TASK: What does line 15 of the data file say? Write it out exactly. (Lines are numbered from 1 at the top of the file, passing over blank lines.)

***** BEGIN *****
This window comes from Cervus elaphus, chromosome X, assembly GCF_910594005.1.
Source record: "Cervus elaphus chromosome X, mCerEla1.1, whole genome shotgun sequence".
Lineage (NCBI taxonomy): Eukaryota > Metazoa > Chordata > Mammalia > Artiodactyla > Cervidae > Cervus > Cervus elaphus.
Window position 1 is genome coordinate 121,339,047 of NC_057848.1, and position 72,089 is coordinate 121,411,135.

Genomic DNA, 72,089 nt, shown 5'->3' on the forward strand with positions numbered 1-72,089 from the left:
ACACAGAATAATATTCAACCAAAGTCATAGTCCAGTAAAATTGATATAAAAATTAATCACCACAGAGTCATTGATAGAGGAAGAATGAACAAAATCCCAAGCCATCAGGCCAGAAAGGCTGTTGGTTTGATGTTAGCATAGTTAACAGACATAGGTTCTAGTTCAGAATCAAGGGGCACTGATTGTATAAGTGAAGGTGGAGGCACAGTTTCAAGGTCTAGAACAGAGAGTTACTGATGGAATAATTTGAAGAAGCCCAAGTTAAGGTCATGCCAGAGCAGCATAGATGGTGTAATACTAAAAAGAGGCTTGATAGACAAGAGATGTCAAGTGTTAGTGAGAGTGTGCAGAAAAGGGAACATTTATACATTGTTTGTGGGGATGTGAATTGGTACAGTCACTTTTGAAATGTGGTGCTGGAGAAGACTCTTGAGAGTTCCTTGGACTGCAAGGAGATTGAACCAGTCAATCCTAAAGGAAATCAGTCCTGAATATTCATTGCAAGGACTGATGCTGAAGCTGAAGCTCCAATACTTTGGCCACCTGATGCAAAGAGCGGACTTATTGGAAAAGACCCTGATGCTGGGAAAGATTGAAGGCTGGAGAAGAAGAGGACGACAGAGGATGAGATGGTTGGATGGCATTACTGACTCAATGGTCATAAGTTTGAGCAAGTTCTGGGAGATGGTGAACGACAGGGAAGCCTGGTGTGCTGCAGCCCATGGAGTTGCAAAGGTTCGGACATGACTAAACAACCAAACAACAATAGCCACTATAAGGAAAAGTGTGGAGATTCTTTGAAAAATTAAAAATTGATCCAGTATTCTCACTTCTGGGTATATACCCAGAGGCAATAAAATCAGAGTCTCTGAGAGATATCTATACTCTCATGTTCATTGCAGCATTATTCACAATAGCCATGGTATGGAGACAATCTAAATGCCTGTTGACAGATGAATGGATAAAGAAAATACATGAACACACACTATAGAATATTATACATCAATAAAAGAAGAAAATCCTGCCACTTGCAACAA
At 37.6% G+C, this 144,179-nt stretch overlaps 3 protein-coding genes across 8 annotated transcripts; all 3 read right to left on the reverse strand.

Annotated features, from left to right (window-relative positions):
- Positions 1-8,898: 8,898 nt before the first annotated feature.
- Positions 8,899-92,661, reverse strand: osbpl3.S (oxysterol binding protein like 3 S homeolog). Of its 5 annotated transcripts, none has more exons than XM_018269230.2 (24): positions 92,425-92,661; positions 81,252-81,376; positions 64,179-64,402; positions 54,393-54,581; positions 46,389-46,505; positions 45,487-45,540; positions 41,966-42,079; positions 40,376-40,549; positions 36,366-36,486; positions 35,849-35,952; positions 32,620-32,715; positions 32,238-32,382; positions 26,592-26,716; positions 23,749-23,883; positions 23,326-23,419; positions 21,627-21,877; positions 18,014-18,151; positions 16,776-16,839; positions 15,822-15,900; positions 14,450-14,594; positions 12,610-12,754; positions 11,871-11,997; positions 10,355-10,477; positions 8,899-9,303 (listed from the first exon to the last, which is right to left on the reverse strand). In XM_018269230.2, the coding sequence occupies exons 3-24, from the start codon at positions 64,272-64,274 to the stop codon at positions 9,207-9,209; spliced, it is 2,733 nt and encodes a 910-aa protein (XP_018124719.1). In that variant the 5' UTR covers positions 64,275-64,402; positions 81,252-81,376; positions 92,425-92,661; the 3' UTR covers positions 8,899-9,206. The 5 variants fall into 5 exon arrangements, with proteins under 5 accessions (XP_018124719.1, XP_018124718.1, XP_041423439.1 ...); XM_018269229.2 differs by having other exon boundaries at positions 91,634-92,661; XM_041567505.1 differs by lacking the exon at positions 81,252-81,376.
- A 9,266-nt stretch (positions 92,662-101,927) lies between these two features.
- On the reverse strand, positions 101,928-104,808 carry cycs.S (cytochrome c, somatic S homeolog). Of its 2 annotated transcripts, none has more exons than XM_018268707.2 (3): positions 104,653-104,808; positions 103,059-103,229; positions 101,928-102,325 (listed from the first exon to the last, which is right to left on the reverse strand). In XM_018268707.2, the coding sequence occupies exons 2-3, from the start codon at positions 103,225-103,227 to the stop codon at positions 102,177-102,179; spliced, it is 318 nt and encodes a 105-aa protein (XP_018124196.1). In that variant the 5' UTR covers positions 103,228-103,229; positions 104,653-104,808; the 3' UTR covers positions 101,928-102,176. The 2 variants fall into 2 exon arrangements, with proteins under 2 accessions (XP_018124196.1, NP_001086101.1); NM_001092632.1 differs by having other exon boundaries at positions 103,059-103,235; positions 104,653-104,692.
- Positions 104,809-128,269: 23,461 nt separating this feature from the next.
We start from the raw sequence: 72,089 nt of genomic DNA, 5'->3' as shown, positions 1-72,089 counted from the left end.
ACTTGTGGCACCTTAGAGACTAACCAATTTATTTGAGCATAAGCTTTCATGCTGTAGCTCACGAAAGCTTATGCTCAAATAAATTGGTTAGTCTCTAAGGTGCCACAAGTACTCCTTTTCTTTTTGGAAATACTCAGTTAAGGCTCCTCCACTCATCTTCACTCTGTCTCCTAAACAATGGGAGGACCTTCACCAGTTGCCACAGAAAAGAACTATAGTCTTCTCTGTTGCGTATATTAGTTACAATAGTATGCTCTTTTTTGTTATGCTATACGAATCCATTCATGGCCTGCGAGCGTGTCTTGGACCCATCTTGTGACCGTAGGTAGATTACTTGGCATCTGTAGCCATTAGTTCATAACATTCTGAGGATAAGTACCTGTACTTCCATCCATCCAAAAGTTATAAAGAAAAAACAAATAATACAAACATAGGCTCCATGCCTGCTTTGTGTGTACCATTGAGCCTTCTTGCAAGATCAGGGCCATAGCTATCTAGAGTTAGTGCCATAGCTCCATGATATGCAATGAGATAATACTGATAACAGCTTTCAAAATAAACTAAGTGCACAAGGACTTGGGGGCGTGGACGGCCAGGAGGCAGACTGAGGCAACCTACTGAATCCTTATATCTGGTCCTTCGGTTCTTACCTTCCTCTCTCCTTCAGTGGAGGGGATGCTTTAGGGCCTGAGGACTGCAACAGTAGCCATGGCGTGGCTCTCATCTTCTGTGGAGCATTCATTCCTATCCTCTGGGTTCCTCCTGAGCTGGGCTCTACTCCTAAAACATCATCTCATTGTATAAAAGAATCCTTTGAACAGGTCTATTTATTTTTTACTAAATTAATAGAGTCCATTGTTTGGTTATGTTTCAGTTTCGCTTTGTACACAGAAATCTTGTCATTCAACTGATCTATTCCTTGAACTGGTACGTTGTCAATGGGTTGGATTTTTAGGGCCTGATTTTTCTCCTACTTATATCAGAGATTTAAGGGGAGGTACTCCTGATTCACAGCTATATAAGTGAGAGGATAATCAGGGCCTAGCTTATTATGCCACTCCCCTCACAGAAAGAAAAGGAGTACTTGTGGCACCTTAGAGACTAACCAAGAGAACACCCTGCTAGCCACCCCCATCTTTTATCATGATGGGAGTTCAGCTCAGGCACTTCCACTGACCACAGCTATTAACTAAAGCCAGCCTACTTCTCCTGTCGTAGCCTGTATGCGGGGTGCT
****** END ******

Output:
ACTTGTGGCACCTTAGAGACTAACCAATTTATTTGAGCATAAGCTTTCATGCTGTAGCTCACGAAAGCTTATGCTCAAATAAATTGGTTAGTCTCTAAGGTGCCACAAGTACTCCTTTTCTTTTTGGAAATACTCAGTTAAGGCTCCTCCACTCATCTTCACTCTGTCTCCTAAACAATGGGAGGACCTTCACCAGTTGCCACAGAAAAGAACTATAGTCTTCTCTGTTGCGTATATTAGTTACAATAGTATGCTCTTTTTTGTTATGCTATACGAATCCATTCATGGCCTGCGAGCGTGTCTTGGACCCATCTTGTGACCGTAGGTAGATTACTTGGCATCTGTAGCCATTAGTTCATAACATTCTGAGGATAAGTACCTGTACTTCCATCCATCCAAAAGTTATAAAGAAAAAACAAATAATACAAACATAGGCTCCATGCCTGCTTTGTGTGTACCATTGAGCCTTCTTGCAAGATCAGGGCCATAGCTATCTAGAGTTAGTGCCATAGCTCCATGATATGCAATGAGATAATACTGATAACAGCTTTCAAAATAAACTAAGTGCACAAGGACTTGGGGGCGTGGACGGCCAGGAGGCAGACTGAGGCAACCTACTGAATCCTTATATCTGGTCCTTCGGTTCTTACCTTCCTCTCTCCTTCAGTGGAGGGGATGCTTTAGGGCCTGAGGACTGCAACAGTAGCCATGGCGTGGCTCTCATCTTCTGTGGAGCATTCATTCCTATCCTCTGGGTTCCTCCTGAGCTGGGCTCTACTCCTAAAACATCATCTCATTGTATAAAAGAATCCTTTGAACAGGTCTATTTATTTTTTACTAAATTAATAGAGTCCATTGTTTGGTTATGTTTCAGTTTCGCTTTGTACACAGAAATCTTGTCATTCAACTGATCTATTCCTTGAACTGGTACGTTGTCAATGGGTTGGATTTTTAGGGCCTGATTTTTCTCCTACTTATATCAGAGATTTAAGGGGAGGTACTCCTGATTCACAGCTATATAAGTGAGAGGATAATCAGGGCCTAGCTTATTATGCCACTCCCCTCACAGAAAGAAAAGGAGTACTTGTGGCACCTTAGAGACTAACCAAGAGAACACCCTGCTAGCCACCCCCATCTTTTATCATGATGGGAGTTCAGCTCAGGCACTTCCACTGACCACAGCTATTAACTAAAGCCAGCCTACTTCTCCTGTCGTAGCCTGTATGCGGGGTGCT